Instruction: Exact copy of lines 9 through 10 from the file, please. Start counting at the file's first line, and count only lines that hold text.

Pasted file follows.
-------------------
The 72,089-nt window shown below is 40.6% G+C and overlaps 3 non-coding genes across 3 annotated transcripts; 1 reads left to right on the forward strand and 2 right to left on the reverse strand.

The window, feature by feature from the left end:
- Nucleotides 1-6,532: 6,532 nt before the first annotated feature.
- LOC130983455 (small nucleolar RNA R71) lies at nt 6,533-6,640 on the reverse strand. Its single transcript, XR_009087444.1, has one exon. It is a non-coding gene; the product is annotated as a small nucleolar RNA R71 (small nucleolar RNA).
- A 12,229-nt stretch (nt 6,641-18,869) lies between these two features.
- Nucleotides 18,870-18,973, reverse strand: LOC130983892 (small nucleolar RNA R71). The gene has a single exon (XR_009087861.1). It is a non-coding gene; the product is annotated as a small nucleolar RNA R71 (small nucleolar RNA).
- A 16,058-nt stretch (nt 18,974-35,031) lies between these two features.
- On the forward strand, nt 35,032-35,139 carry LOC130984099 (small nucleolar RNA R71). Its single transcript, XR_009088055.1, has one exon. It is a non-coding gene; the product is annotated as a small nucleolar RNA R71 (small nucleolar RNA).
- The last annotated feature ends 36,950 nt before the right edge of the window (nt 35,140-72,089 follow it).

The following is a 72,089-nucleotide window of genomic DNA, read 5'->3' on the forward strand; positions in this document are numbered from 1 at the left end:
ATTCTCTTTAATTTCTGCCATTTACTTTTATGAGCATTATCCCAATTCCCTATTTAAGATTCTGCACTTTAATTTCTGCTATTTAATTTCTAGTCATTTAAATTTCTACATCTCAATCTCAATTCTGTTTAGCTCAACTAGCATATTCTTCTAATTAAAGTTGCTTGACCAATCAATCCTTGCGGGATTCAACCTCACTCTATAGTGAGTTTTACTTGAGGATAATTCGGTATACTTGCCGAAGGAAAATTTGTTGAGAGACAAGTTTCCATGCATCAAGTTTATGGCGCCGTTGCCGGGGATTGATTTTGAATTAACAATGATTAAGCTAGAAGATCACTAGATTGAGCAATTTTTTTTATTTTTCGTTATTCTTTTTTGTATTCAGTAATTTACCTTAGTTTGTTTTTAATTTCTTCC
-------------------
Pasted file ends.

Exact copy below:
- The last annotated feature ends 36,950 nt before the right edge of the window (nt 35,140-72,089 follow it).

The following is a 72,089-nucleotide window of genomic DNA, read 5'->3' on the forward strand; positions in this document are numbered from 1 at the left end: